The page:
Wave Envelope
In physics and engineering, the envelope of an oscillating signal is a smooth curve outlining its extremes. The envelope thus generalizes the concept of a constant amplitude into an instantaneous amplitude. The figure illustrates a modulated sine wave varying between an ''upper envelope'' and a ''lower envelope''. The envelope function may be a function of time, space, angle, or indeed of any variable. In beating waves A common situation resulting in an envelope function in both space ''x'' and time ''t'' is the superposition of two waves of almost the same wavelength and frequency: : \begin F(x, \ t) & = \sin \left 2 \pi \left( \frac  ( f + \Delta f )t \right) \right+ \sin \left 2 \pi \left( \frac  ( f  \Delta f )t \right) \right\\ pt& \approx 2\cos \left 2 \pi \left( \frac  \Delta f \ t \right) \right\ \sin \left 2 \pi \left( \frac  f \ t \right) \right\end which uses the trigonometric formula for the addition of two sine waves, and the approximation ... [...More Info...] [...Related Items...] OR: [Wikipedia] [Google] [Baidu] 

Wave Equation
The (twoway) wave equation is a secondorder linear partial differential equation for the description of waves or standing wave fields — as they occur in classical physics — such as mechanical waves (e.g. water waves, sound waves and seismic waves) or electromagnetic waves (including light waves). It arises in fields like acoustics, electromagnetism, and fluid dynamics. Single mechanical or electromagnetic waves propagating in a predefined direction can also be described with the firstorder oneway wave equation which is much easier to solve and also valid for inhomogenious media. Introduction The (twoway) wave equation is a secondorder partial differential equation describing waves, including traveling and standing waves; the latter can be considered as linear superpositions of waves traveling in opposite directions. This article mostly focuses on the scalar wave equation describing waves in scalars by scalar functions of a time variable (a variable repres ... [...More Info...] [...Related Items...] OR: [Wikipedia] [Google] [Baidu]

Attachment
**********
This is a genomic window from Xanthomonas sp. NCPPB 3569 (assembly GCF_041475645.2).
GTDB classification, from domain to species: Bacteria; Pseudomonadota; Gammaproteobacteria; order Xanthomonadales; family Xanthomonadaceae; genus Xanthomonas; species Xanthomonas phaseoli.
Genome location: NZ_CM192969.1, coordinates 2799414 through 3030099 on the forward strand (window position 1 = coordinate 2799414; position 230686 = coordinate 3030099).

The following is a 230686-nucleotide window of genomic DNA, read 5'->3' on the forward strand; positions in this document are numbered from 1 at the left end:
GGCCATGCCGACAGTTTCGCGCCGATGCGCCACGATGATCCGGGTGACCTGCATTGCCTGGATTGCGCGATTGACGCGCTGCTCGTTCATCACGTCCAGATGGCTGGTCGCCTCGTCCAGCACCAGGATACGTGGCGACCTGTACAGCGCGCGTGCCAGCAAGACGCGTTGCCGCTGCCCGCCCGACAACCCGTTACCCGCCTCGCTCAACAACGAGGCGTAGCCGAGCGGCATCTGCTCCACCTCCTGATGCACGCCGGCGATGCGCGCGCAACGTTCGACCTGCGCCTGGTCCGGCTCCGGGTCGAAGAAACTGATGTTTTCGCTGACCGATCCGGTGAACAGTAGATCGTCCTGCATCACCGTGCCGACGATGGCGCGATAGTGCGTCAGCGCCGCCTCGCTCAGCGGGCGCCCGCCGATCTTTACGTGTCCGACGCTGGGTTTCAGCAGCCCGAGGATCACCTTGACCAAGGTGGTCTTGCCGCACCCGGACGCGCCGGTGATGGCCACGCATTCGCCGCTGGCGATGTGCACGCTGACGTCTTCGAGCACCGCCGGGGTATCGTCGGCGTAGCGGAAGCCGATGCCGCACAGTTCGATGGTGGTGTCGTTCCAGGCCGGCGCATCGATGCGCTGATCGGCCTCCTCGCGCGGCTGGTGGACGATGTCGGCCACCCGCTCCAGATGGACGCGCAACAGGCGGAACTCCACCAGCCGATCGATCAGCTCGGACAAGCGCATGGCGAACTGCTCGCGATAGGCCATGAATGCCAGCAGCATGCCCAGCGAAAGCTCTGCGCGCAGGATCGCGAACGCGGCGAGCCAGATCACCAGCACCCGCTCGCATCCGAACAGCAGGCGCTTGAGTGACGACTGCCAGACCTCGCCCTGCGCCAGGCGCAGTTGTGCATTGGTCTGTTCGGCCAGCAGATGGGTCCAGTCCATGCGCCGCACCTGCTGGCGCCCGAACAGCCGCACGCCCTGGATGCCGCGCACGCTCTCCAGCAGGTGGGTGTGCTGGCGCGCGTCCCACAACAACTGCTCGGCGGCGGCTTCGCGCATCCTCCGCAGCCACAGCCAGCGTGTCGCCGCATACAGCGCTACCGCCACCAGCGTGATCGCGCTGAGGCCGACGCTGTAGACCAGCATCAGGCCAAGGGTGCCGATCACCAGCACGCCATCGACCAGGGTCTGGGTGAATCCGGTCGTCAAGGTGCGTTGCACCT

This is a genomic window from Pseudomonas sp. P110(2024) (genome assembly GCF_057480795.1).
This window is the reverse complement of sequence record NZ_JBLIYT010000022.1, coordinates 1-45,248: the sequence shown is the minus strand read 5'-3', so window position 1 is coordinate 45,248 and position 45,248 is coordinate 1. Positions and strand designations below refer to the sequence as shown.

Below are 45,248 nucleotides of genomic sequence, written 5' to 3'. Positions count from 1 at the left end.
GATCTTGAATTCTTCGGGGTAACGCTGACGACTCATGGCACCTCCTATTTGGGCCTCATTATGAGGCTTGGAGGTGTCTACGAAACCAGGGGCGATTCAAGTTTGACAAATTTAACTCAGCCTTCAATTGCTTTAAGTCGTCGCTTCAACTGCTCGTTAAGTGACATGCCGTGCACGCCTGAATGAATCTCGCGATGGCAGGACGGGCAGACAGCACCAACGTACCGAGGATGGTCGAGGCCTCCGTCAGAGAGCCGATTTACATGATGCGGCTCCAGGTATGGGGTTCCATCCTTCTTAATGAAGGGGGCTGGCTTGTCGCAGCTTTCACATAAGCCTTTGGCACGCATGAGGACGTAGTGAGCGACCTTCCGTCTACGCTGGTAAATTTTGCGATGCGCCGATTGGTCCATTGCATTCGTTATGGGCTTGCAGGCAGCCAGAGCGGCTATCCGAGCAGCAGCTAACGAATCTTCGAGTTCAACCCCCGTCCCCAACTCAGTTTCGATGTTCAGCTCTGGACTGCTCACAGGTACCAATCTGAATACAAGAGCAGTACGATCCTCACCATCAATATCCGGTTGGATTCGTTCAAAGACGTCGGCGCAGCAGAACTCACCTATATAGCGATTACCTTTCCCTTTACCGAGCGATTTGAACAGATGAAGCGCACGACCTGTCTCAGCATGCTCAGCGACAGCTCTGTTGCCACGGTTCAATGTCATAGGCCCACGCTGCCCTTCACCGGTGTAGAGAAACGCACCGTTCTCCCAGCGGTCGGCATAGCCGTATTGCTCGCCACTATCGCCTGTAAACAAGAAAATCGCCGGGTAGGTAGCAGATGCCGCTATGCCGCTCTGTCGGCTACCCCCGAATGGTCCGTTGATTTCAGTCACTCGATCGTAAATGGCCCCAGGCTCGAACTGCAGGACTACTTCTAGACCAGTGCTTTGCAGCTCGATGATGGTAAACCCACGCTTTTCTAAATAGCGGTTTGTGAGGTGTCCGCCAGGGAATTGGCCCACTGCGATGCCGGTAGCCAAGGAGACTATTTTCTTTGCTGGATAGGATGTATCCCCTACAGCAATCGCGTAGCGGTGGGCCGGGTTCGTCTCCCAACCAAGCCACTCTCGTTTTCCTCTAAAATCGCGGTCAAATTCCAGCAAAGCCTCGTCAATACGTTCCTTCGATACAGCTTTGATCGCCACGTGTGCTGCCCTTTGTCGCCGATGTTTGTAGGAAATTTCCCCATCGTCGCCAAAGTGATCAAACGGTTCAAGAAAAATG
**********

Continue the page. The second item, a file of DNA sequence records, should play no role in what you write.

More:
Lim Inf
In mathematics, the limit inferior and limit superior of a sequence can be thought of as limiting (that is, eventual and extreme) bounds on the sequence. They can be thought of in a similar fashion for a function (see limit of a function). For a set, they are the infimum and supremum of the set's limit points, respectively. In general, when there are multiple objects around which a sequence, function, or set accumulates, the inferior and superior limits extract the smallest and largest of them; the type of object and the measure of size is contextdependent, but the notion of extreme limits is invariant. Limit inferior is also called infimum limit, limit infimum, liminf, inferior limit, lower limit, or inner limit; limit superior is also known as supremum limit, limit supremum, limsup, superior limit, upper limit, or outer limit. The limit inferior of a sequence x_n is denoted by \liminf_x_n\quad\text\quad \varliminf_x_n. The limit superior of a sequence x_n is denoted by \lims ... [...More Info...] [...Related Items...] OR: [Wikipedia] [Google] [Baidu] 

Lim Sup